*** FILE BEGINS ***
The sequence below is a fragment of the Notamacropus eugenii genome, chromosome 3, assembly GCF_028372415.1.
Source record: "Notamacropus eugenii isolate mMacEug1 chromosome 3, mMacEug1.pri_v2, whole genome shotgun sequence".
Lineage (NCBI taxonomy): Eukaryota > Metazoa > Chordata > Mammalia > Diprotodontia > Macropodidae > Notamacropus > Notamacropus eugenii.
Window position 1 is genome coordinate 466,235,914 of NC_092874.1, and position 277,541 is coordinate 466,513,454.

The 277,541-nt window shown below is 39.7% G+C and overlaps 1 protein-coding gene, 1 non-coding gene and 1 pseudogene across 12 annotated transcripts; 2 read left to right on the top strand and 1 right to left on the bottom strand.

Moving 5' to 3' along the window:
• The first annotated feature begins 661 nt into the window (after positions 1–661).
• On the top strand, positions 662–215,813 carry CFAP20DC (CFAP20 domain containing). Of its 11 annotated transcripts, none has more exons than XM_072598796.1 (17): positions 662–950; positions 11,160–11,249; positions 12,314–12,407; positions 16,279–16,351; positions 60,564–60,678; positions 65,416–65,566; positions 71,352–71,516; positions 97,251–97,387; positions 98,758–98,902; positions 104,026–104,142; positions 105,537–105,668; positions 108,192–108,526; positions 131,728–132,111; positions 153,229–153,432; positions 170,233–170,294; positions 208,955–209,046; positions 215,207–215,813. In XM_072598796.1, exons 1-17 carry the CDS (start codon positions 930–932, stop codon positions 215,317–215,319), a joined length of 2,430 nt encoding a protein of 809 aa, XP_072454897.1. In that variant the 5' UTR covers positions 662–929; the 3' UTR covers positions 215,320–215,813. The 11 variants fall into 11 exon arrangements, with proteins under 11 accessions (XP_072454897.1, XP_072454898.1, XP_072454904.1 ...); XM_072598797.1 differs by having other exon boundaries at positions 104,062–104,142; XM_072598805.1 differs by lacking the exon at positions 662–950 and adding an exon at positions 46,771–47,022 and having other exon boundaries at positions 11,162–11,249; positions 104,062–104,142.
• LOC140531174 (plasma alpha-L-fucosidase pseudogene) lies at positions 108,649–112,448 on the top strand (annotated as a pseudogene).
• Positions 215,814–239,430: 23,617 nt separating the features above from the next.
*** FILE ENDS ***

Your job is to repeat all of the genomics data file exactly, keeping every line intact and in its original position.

The sequence below is a fragment of the Notamacropus eugenii genome, chromosome 3, assembly GCF_028372415.1.
Source record: "Notamacropus eugenii isolate mMacEug1 chromosome 3, mMacEug1.pri_v2, whole genome shotgun sequence".
Lineage (NCBI taxonomy): Eukaryota > Metazoa > Chordata > Mammalia > Diprotodontia > Macropodidae > Notamacropus > Notamacropus eugenii.
Window position 1 is genome coordinate 466,235,914 of NC_092874.1, and position 277,541 is coordinate 466,513,454.

The 277,541-nt window shown below is 39.7% G+C and overlaps 1 protein-coding gene, 1 non-coding gene and 1 pseudogene across 12 annotated transcripts; 2 read left to right on the top strand and 1 right to left on the bottom strand.

Moving 5' to 3' along the window:
• The first annotated feature begins 661 nt into the window (after positions 1–661).
• On the top strand, positions 662–215,813 carry CFAP20DC (CFAP20 domain containing). Of its 11 annotated transcripts, none has more exons than XM_072598796.1 (17): positions 662–950; positions 11,160–11,249; positions 12,314–12,407; positions 16,279–16,351; positions 60,564–60,678; positions 65,416–65,566; positions 71,352–71,516; positions 97,251–97,387; positions 98,758–98,902; positions 104,026–104,142; positions 105,537–105,668; positions 108,192–108,526; positions 131,728–132,111; positions 153,229–153,432; positions 170,233–170,294; positions 208,955–209,046; positions 215,207–215,813. In XM_072598796.1, exons 1-17 carry the CDS (start codon positions 930–932, stop codon positions 215,317–215,319), a joined length of 2,430 nt encoding a protein of 809 aa, XP_072454897.1. In that variant the 5' UTR covers positions 662–929; the 3' UTR covers positions 215,320–215,813. The 11 variants fall into 11 exon arrangements, with proteins under 11 accessions (XP_072454897.1, XP_072454898.1, XP_072454904.1 ...); XM_072598797.1 differs by having other exon boundaries at positions 104,062–104,142; XM_072598805.1 differs by lacking the exon at positions 662–950 and adding an exon at positions 46,771–47,022 and having other exon boundaries at positions 11,162–11,249; positions 104,062–104,142.
• LOC140531174 (plasma alpha-L-fucosidase pseudogene) lies at positions 108,649–112,448 on the top strand (annotated as a pseudogene).
• Positions 215,814–239,430: 23,617 nt separating the features above from the next.